UK and Cayman resume crime-fighting cooperation after row

The UK and the Cayman Islands have reached an agreement that will allow the continued cooperation in the fight against money laundering and other crime after complaints from London that information was not being shared.

The minister of state for the Overseas Territories Tariq Ahmad and premier Alden McLaughlin released a statement confirming that British and Cayman officials had reached an agreement about the sharing of beneficial ownership information that will provide for “close and effective” cooperation.

“Following further talks between Cayman Islands and UK officials concerning the sharing of beneficial ownership information by law enforcement agencies, an agreement has been reached which will allow close and effective cooperation under the Exchange of Notes,” the statement read.

“This followed discussions on the technical process to be used by the General Registry and Royal Cayman Islands Police Service (RCIPS) for providing information to UK law enforcement in a timely manner and assurances from the UK that addressed the Cayman Islands concerns on privacy issues and the secure transmission of data.”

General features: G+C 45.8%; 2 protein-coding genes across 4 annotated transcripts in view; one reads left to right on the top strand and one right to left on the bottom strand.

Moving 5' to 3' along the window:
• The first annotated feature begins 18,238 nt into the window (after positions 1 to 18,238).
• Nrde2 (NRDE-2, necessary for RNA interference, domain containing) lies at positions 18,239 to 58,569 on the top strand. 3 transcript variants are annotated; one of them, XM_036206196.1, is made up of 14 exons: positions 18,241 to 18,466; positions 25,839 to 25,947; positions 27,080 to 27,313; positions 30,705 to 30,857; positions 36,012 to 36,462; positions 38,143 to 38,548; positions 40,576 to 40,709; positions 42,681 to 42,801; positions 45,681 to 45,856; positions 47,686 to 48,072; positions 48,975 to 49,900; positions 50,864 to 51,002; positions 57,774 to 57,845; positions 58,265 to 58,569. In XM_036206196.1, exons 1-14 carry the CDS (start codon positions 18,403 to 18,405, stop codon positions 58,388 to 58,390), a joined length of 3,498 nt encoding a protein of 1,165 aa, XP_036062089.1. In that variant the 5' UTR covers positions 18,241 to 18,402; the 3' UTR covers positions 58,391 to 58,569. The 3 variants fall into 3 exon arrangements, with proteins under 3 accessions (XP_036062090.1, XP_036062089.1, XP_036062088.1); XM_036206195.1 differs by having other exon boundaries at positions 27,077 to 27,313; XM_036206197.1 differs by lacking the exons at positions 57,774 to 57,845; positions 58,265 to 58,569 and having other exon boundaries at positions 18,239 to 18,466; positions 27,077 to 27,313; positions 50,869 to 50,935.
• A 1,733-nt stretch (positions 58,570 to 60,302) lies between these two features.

The agreement does not affect the threat that the British government may impose public beneficial ownership registers in the overseas territories through an order in council, if they have not been implemented by 2020.

Last month, Donald Toon, director of the National Crime Agency (NCA), told the BBC that a number of investigations had led to companies registered in the Cayman Islands but local authorities did not cooperate when asked for information about the owners of these firms.

The office of the premier responded with a statement that there was “absolutely no merit in Toon’s allegation.”

The premier is still pursuing a meeting with the authorities in the UK to review the current constitutional arrangement between the UK and Cayman.

The government, with the support of the opposition, is seeking to have section 125 of the Constitution either removed or re-written to prevent Britain from being able to make domestic law for Cayman.

However, there London has not set a date to start these talks.

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ABOUT THE AUTHOR
Pedro Gonçalves
Pedro Gonçalves is Financial Correspondent at International Investment.

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